Decline in pharmaceutical spending growth a major factor in the health spending slowdown

Although pharmaceutical spending growth has shown signs of picking back up in 2014, it had slowed considerably during the post-recession period (2009-2013) and was one of the primary contributors to the recent health spending slowdown, according to a recent Health Affairs blog post by Charles Roehrig. The analysis uses National Health Expenditure Account (NHEA) data to decompose changes in health spending growth between 2005-2007 and 2009-2013.

The average annual growth rate in health spending dropped by 2.6 percentage points between the two periods. Most of the decline – accounting for 1.6 percentage points – was lower economy-wide inflation.

In addition to pharmaceutical spending growth, which declined 3.0 percentage points from pre-to-post recession, the other main contributors to the health spending slowdown (after adjusting for inflation) were Medicare-funded health services, which saw a 1.2 percentage point decline in growth, and spending on structures (e.g., hospital buildings), which saw a 10 percentage point decline in growth.

“The largest contributor, accounting for nearly 30 percent of the 1-percentage point slowdown, was prescription drugs. By implication, if the real growth rate of spending on prescription drugs had not fallen, the overall growth in real health spending would have declined by about 0.7 percentage points. The combination of structures, public health, and dental care explain 36 percent of the slowdown. Medicare spending on health care services explains about 15 percent.”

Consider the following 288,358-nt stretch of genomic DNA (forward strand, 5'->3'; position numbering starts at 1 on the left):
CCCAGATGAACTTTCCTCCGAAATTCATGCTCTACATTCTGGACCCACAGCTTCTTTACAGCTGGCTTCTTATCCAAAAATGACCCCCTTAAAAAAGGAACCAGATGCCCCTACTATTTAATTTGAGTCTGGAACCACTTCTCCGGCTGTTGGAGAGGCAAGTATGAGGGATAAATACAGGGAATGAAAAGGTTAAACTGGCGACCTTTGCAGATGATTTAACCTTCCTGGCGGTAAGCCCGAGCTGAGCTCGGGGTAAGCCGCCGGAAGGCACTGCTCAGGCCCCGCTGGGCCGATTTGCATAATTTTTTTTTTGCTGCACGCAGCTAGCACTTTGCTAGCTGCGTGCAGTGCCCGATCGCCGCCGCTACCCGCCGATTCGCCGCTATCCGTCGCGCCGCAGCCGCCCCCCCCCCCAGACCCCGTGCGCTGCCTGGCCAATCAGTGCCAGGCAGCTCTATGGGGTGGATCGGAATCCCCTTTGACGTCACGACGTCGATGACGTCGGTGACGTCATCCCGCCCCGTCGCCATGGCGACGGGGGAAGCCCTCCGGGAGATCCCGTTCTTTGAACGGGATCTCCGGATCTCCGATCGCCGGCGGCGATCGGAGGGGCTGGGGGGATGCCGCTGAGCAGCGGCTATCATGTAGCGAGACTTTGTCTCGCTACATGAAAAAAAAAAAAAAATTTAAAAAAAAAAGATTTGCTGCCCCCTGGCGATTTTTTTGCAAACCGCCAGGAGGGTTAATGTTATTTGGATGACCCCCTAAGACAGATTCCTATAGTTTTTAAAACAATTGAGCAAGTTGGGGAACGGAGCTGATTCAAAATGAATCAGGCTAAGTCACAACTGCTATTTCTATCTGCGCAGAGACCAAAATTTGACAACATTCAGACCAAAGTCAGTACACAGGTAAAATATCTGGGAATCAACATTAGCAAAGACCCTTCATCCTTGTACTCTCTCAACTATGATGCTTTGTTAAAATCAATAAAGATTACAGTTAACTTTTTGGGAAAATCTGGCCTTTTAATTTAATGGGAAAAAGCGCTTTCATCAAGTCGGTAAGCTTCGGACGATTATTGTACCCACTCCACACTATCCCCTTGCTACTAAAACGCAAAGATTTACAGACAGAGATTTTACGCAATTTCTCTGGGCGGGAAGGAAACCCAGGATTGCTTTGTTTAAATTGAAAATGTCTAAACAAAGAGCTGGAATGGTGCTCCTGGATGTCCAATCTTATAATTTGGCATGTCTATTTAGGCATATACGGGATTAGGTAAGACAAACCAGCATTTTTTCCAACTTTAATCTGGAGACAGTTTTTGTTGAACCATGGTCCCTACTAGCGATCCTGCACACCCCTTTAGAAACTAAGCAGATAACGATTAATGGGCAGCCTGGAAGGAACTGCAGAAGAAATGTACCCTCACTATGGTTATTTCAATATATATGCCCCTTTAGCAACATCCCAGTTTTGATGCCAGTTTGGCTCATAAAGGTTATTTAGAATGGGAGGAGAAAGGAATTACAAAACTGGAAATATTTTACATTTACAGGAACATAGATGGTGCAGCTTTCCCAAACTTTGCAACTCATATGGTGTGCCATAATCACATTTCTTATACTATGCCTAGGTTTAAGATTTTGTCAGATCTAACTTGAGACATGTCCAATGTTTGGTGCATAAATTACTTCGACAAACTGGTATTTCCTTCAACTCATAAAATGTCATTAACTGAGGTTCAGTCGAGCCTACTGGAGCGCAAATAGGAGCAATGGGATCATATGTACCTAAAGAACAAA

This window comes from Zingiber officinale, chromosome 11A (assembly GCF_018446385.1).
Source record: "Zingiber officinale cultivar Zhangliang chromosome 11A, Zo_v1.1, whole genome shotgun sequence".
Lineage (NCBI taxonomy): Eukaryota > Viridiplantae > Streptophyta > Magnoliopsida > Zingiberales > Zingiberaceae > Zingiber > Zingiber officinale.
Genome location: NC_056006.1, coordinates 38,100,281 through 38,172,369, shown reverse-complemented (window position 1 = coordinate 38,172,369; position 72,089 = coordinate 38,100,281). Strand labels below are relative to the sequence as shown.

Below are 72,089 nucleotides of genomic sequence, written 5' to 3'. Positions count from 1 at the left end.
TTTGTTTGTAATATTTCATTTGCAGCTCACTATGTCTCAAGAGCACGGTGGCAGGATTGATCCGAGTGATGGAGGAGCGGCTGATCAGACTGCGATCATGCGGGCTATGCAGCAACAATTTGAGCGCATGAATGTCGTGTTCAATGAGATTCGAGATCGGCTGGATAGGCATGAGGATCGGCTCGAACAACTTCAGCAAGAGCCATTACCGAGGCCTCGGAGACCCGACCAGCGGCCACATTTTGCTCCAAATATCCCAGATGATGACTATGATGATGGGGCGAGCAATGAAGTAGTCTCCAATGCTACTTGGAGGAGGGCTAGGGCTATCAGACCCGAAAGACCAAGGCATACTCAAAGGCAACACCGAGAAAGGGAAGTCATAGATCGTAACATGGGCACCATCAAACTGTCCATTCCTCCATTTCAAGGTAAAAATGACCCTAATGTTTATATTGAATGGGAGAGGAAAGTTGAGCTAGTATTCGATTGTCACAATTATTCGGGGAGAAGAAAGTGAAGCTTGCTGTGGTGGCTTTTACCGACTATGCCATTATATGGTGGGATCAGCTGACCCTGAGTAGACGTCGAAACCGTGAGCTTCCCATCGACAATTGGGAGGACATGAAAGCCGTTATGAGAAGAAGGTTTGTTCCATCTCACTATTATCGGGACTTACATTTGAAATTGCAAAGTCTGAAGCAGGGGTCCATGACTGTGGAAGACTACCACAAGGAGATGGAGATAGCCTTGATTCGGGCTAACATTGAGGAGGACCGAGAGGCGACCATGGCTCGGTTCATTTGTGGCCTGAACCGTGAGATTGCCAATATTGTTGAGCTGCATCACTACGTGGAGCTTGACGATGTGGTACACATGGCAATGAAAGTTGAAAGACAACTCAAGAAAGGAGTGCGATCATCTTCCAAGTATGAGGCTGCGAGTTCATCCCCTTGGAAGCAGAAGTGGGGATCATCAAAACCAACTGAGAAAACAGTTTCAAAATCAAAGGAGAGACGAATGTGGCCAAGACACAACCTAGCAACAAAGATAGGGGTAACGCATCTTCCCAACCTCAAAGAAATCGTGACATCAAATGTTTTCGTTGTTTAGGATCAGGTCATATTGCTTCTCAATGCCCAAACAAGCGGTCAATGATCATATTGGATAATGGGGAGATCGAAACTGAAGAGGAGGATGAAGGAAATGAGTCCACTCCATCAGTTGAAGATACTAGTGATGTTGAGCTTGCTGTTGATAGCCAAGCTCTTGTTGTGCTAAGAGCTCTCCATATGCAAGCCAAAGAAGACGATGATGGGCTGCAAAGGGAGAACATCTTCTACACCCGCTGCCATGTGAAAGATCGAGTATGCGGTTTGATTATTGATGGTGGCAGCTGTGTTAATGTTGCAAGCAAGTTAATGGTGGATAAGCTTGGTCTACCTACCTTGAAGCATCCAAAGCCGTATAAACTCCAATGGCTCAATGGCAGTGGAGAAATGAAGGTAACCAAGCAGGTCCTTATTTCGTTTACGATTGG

Charles Roehrig, Health Affairs

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During the pre-recession period spending on prescription drugs experienced temporary growth due to the implementation of Medicare Part D. Additionally, in the post-recession period patent expiries caused a temporary decline in prescription spending. The trend in prescription drug spending has changed again and in 2014 the biggest jump in drug spending took place, with an unprecedented 30.9% increase in spending on specialty medicines, and price increases for commonly used generic drugs.

Another finding of note is that Medicare spending growth declined more than overall health spending, mostly due to slower growth for home health and nursing home care.

After adjusting for the effects of lower inflation and temporary factors, the author attributes the “the greatest share” of the remaining decline in health spending growth to the recession.

The Peterson Center on Healthcare and KFF are partnering to monitor how well the U.S. healthcare system is performing in terms of quality and cost.

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